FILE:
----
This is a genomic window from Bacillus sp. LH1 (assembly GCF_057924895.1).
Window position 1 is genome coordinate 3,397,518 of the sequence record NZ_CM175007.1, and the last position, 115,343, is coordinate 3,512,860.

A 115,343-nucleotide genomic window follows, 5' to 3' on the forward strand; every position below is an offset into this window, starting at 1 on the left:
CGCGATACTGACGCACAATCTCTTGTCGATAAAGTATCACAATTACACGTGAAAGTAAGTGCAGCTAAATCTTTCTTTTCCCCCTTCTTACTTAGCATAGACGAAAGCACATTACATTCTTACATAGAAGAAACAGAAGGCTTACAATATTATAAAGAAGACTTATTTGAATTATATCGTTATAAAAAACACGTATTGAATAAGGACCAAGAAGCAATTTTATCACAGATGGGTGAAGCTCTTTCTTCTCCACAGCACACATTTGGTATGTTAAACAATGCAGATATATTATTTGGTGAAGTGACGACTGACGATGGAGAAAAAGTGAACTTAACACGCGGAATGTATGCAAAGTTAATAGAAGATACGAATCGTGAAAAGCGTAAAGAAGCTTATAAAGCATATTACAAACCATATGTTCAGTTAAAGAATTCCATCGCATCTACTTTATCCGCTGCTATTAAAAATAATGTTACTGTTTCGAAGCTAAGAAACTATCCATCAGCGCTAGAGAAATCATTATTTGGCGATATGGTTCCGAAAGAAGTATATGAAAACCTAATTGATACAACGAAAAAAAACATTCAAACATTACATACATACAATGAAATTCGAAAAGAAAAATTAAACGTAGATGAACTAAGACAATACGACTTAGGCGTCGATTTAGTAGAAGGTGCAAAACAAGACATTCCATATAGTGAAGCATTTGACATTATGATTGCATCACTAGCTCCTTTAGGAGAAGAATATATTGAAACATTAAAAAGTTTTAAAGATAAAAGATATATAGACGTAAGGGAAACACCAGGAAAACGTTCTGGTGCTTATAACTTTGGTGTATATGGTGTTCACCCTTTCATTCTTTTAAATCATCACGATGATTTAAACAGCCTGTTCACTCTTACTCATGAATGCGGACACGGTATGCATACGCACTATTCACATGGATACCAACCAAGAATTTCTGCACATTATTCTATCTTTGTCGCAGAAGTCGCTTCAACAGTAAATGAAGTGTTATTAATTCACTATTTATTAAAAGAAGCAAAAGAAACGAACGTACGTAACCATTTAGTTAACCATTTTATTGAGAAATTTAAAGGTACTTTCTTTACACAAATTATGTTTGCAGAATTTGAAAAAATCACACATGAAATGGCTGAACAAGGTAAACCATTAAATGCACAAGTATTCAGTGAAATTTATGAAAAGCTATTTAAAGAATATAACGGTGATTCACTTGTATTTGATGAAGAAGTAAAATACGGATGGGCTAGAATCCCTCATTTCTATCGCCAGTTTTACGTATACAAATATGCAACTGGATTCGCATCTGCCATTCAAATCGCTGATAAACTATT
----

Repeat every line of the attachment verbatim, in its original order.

This is a genomic window from Bacillus sp. LH1 (assembly GCF_057924895.1).
Window position 1 is genome coordinate 3,397,518 of the sequence record NZ_CM175007.1, and the last position, 115,343, is coordinate 3,512,860.

A 115,343-nucleotide genomic window follows, 5' to 3' on the forward strand; every position below is an offset into this window, starting at 1 on the left:
CGCGATACTGACGCACAATCTCTTGTCGATAAAGTATCACAATTACACGTGAAAGTAAGTGCAGCTAAATCTTTCTTTTCCCCCTTCTTACTTAGCATAGACGAAAGCACATTACATTCTTACATAGAAGAAACAGAAGGCTTACAATATTATAAAGAAGACTTATTTGAATTATATCGTTATAAAAAACACGTATTGAATAAGGACCAAGAAGCAATTTTATCACAGATGGGTGAAGCTCTTTCTTCTCCACAGCACACATTTGGTATGTTAAACAATGCAGATATATTATTTGGTGAAGTGACGACTGACGATGGAGAAAAAGTGAACTTAACACGCGGAATGTATGCAAAGTTAATAGAAGATACGAATCGTGAAAAGCGTAAAGAAGCTTATAAAGCATATTACAAACCATATGTTCAGTTAAAGAATTCCATCGCATCTACTTTATCCGCTGCTATTAAAAATAATGTTACTGTTTCGAAGCTAAGAAACTATCCATCAGCGCTAGAGAAATCATTATTTGGCGATATGGTTCCGAAAGAAGTATATGAAAACCTAATTGATACAACGAAAAAAAACATTCAAACATTACATACATACAATGAAATTCGAAAAGAAAAATTAAACGTAGATGAACTAAGACAATACGACTTAGGCGTCGATTTAGTAGAAGGTGCAAAACAAGACATTCCATATAGTGAAGCATTTGACATTATGATTGCATCACTAGCTCCTTTAGGAGAAGAATATATTGAAACATTAAAAAGTTTTAAAGATAAAAGATATATAGACGTAAGGGAAACACCAGGAAAACGTTCTGGTGCTTATAACTTTGGTGTATATGGTGTTCACCCTTTCATTCTTTTAAATCATCACGATGATTTAAACAGCCTGTTCACTCTTACTCATGAATGCGGACACGGTATGCATACGCACTATTCACATGGATACCAACCAAGAATTTCTGCACATTATTCTATCTTTGTCGCAGAAGTCGCTTCAACAGTAAATGAAGTGTTATTAATTCACTATTTATTAAAAGAAGCAAAAGAAACGAACGTACGTAACCATTTAGTTAACCATTTTATTGAGAAATTTAAAGGTACTTTCTTTACACAAATTATGTTTGCAGAATTTGAAAAAATCACACATGAAATGGCTGAACAAGGTAAACCATTAAATGCACAAGTATTCAGTGAAATTTATGAAAAGCTATTTAAAGAATATAACGGTGATTCACTTGTATTTGATGAAGAAGTAAAATACGGATGGGCTAGAATCCCTCATTTCTATCGCCAGTTTTACGTATACAAATATGCAACTGGATTCGCATCTGCCATTCAAATCGCTGATAAACTATT